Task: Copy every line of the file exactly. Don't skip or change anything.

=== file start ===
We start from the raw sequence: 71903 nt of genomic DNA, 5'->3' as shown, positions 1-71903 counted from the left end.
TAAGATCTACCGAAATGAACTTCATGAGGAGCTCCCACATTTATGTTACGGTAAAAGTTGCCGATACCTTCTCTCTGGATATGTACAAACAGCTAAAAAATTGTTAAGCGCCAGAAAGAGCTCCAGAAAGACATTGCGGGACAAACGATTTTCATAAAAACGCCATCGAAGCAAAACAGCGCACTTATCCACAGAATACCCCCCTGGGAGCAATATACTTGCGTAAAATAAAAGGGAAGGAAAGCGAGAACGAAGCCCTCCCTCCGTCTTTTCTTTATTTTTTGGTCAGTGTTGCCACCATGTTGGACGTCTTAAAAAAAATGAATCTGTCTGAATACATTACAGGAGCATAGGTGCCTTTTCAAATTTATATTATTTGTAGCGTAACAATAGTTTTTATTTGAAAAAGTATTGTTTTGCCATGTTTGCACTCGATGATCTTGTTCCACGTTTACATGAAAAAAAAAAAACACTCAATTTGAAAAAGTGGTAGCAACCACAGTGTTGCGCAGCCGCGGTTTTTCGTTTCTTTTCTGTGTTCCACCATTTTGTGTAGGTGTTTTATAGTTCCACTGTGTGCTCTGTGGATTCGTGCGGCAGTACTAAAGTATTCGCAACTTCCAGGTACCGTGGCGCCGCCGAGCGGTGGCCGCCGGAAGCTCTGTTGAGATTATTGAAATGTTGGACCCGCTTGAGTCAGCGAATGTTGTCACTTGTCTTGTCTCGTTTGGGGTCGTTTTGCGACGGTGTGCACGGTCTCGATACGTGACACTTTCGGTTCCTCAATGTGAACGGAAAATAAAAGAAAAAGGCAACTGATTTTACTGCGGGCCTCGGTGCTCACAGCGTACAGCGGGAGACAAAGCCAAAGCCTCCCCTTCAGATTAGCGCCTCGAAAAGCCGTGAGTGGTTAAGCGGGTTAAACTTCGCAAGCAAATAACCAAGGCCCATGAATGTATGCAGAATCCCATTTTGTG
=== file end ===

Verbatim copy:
We start from the raw sequence: 71903 nt of genomic DNA, 5'->3' as shown, positions 1-71903 counted from the left end.
TAAGATCTACCGAAATGAACTTCATGAGGAGCTCCCACATTTATGTTACGGTAAAAGTTGCCGATACCTTCTCTCTGGATATGTACAAACAGCTAAAAAATTGTTAAGCGCCAGAAAGAGCTCCAGAAAGACATTGCGGGACAAACGATTTTCATAAAAACGCCATCGAAGCAAAACAGCGCACTTATCCACAGAATACCCCCCTGGGAGCAATATACTTGCGTAAAATAAAAGGGAAGGAAAGCGAGAACGAAGCCCTCCCTCCGTCTTTTCTTTATTTTTTGGTCAGTGTTGCCACCATGTTGGACGTCTTAAAAAAAATGAATCTGTCTGAATACATTACAGGAGCATAGGTGCCTTTTCAAATTTATATTATTTGTAGCGTAACAATAGTTTTTATTTGAAAAAGTATTGTTTTGCCATGTTTGCACTCGATGATCTTGTTCCACGTTTACATGAAAAAAAAAAAACACTCAATTTGAAAAAGTGGTAGCAACCACAGTGTTGCGCAGCCGCGGTTTTTCGTTTCTTTTCTGTGTTCCACCATTTTGTGTAGGTGTTTTATAGTTCCACTGTGTGCTCTGTGGATTCGTGCGGCAGTACTAAAGTATTCGCAACTTCCAGGTACCGTGGCGCCGCCGAGCGGTGGCCGCCGGAAGCTCTGTTGAGATTATTGAAATGTTGGACCCGCTTGAGTCAGCGAATGTTGTCACTTGTCTTGTCTCGTTTGGGGTCGTTTTGCGACGGTGTGCACGGTCTCGATACGTGACACTTTCGGTTCCTCAATGTGAACGGAAAATAAAAGAAAAAGGCAACTGATTTTACTGCGGGCCTCGGTGCTCACAGCGTACAGCGGGAGACAAAGCCAAAGCCTCCCCTTCAGATTAGCGCCTCGAAAAGCCGTGAGTGGTTAAGCGGGTTAAACTTCGCAAGCAAATAACCAAGGCCCATGAATGTATGCAGAATCCCATTTTGTG